Spousal support refers to any payments made to a spouse or former spouse, or to a third party for the benefit of a spouse or a former spouse, that is for sustenance and support. In divorce or legal separation proceedings, upon the request of either party and after the court determines property division, the court of common pleas may award reasonable spousal support to either party.

An award of spousal support may be allowed in real or personal property, or both, or by decreeing a sum of money, payable in either a lump sum or in installments, from future income or otherwise, as the courts deems equitable.

When the court determines whether spousal support is appropriate and reasonable, and if so, the nature, amount, terms of payment, and the duration of the spousal support, the court shall consider the following criteria:
  • The income of the parties, from all sources;
  • The relative earning abilities of the parties;
  • The ages and the physical, mental, and emotional conditions of the parties;
  • The retirement benefits of the parties;
  • The duration of the marriage;
  • The extent to which it would be inappropriate for a party to seek employment outside the home, because that party will be custodian of a minor child of the marriage;
  • The standard of living established during the marriage;
  • The relative extent of education of the parties;
  • The relative assets and liabilities of the partie;
  • The contribution of each party to the education, training, or earning ability of the other party, including, but not limited to, any party’s contribution to the acquisition of a professional degree of the other party;
  • The time and expense necessary for requesting spouse to acquire education, training or job experience so he/she will be qualified to obtain appropriate employment, proved the education, training, or job experience, and employment is actually sought;
  • The tax consequences for each party of an award of spousal support;
  • The lost income production capacity of either party that resulted from his/her marital responsibilities;
  • Any other factor that the court expressly finds to be relevant and equitable.

Child Custody and Support

Custody:

With regards to an action for divorce, annulment, or legal separation, the court of common pleas shall make an order for the disposition, care and maintenance of any children of the marriage, as is in their best interests.

When parents are living separate and apart from each other, or are divorced and a court must determine parental rights and responsibilities for the care of their children and the place of residence and legal custodian of their children, they shall stand upon an equity regarding those rights and issues. Preference will not be given to either parent because of his/her financial status or condition.

The court will either award sole custody to one parent with visitation with the other parent, or issue a shared parenting order requiring the parents to share all or some of the aspects of the physical and legal care of the children in accordance with an approved parenting plan.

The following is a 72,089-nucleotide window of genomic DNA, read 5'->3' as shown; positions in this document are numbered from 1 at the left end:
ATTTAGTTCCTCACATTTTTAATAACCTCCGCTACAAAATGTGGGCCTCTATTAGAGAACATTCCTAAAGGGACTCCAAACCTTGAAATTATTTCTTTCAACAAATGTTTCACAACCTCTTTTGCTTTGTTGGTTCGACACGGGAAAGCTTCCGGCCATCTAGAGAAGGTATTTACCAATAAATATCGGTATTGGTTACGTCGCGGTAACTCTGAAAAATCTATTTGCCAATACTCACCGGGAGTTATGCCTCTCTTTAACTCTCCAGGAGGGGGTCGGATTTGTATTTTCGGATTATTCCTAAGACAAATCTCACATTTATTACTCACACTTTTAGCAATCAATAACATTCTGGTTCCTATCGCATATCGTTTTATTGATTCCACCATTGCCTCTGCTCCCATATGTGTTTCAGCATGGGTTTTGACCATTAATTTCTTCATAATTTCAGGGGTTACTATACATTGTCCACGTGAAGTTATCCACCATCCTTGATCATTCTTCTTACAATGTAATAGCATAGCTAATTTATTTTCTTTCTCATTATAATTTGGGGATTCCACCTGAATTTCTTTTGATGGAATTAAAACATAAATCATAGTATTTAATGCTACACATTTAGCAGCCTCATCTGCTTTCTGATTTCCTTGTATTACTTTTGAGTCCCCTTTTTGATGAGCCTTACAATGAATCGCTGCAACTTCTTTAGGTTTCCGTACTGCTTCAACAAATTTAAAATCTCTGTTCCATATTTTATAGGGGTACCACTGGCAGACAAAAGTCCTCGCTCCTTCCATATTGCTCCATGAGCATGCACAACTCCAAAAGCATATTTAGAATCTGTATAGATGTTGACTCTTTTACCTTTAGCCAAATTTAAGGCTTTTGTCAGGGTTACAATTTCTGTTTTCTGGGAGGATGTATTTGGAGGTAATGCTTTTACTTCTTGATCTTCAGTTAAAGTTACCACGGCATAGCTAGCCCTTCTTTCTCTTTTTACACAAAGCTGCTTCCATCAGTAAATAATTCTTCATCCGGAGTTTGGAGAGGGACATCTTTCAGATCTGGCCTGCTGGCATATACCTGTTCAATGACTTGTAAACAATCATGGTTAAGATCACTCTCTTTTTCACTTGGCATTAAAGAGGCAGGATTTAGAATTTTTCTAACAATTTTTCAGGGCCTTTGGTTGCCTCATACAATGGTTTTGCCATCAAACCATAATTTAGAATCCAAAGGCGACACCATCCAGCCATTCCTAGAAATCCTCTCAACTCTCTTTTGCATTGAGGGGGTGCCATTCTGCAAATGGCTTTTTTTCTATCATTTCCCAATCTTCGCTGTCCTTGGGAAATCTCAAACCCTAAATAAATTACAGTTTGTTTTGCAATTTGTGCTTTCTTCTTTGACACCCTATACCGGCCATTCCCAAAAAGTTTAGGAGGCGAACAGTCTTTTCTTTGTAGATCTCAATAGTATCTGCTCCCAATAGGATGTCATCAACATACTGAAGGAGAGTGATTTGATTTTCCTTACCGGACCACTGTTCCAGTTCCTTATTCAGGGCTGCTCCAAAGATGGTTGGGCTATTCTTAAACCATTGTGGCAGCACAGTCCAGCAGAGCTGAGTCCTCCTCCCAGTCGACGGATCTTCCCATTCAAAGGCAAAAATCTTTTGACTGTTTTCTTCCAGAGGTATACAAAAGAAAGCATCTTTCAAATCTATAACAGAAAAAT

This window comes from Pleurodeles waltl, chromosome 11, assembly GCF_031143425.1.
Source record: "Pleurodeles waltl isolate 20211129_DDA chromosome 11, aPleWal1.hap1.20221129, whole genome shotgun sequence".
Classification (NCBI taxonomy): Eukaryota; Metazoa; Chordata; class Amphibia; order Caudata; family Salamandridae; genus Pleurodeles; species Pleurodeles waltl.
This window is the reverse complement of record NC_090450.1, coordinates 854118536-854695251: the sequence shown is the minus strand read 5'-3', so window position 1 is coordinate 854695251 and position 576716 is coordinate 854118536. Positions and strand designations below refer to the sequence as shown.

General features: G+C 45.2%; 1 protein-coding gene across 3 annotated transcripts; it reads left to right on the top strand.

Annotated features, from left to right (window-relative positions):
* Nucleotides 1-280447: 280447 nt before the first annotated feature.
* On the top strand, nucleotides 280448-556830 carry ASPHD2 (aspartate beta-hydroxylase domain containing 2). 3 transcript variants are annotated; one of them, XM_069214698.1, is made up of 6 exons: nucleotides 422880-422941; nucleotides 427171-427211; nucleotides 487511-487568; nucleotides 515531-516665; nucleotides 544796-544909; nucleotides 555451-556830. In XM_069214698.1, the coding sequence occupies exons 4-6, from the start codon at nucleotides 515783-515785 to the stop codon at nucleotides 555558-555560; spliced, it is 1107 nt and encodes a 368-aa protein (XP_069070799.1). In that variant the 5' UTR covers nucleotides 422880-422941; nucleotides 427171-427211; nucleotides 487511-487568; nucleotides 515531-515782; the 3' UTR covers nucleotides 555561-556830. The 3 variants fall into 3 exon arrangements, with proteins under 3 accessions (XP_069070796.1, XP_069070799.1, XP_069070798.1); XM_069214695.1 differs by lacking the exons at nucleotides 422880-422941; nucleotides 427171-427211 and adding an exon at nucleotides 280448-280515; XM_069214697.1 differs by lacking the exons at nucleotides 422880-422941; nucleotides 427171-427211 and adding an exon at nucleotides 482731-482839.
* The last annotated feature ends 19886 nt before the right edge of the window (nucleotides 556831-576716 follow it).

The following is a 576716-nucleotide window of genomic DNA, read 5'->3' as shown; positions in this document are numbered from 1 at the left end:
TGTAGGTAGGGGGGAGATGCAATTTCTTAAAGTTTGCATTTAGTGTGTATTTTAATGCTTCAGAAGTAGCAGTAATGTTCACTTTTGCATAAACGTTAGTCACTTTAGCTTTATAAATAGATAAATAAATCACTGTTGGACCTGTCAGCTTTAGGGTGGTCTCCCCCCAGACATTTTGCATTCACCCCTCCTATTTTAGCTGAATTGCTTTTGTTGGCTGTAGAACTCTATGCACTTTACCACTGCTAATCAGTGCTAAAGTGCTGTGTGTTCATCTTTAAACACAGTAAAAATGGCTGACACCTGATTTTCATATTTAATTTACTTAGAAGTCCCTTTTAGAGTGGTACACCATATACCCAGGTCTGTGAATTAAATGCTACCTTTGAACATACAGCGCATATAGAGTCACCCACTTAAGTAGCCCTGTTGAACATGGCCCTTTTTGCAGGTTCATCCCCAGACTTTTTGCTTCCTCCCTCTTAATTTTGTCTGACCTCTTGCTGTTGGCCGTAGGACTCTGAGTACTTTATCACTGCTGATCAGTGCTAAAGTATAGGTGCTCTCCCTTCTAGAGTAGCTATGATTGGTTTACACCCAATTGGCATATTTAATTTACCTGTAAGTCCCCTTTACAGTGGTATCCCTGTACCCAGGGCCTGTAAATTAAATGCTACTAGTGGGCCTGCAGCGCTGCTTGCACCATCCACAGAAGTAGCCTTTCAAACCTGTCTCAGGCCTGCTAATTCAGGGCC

When making a determination for a child’s best interests, upon the request of either party, the court may interview any or all of the involved children regarding their wishes and concerns. The court would first determine if the child(ren) has sufficient reasoning ability to express his/her wishes.

Prior to trial, the court may order an investigation as to the character, family relations, past conduct, earning ability, and financial worth of each parent, and may order the parents and their minor children to submit to medical, psychological, and psychiatric examinations.

If one parent is convicted of killing the other parent, no court shall issue a custody order designating the parent as the residential parent and legal custodian of the child, or granting custody of the child to the parent, or granting visitation rights with the child.

Whenever possible, the court shall require that a shared parenting plan ensure the opportunity for both parents to have frequent and continuing contact with their child(ren), unless this would not be in the best interests of the child(ren).

When determining the best interests of a child for allocating parental rights and responsibilities, the court shall consider all relevant factors, including the following criteria:
  • The wishes of the child(ren)’s parents regarding their care;
  • If the court has interviewed the child(ren) regarding his/her wishes and concerns, the wishes and concerns of the child(ren), as expressed to the court;
  • The child(ren)’s interaction and interrelationship with their parents, siblings and any other person who may significantly affect the child(ren)’s best interests;
  • The child(ren)’s adjustment to their home, school and community;
  • The mental and physical health of all persons involved in the situation;
  • The parent most likely to honor and facilitate court-approved parenting time rights or visitation and companionship rights;
  • Whether either parent has failed to make all child support payments, including all arrearages, pursuant to a child support order;
  • Whether either parent or any member of either parent’s household has been convicted of or plead guilty to any criminal offense as the perpetrator of child neglect or child abuse, or a sexually oriented offense;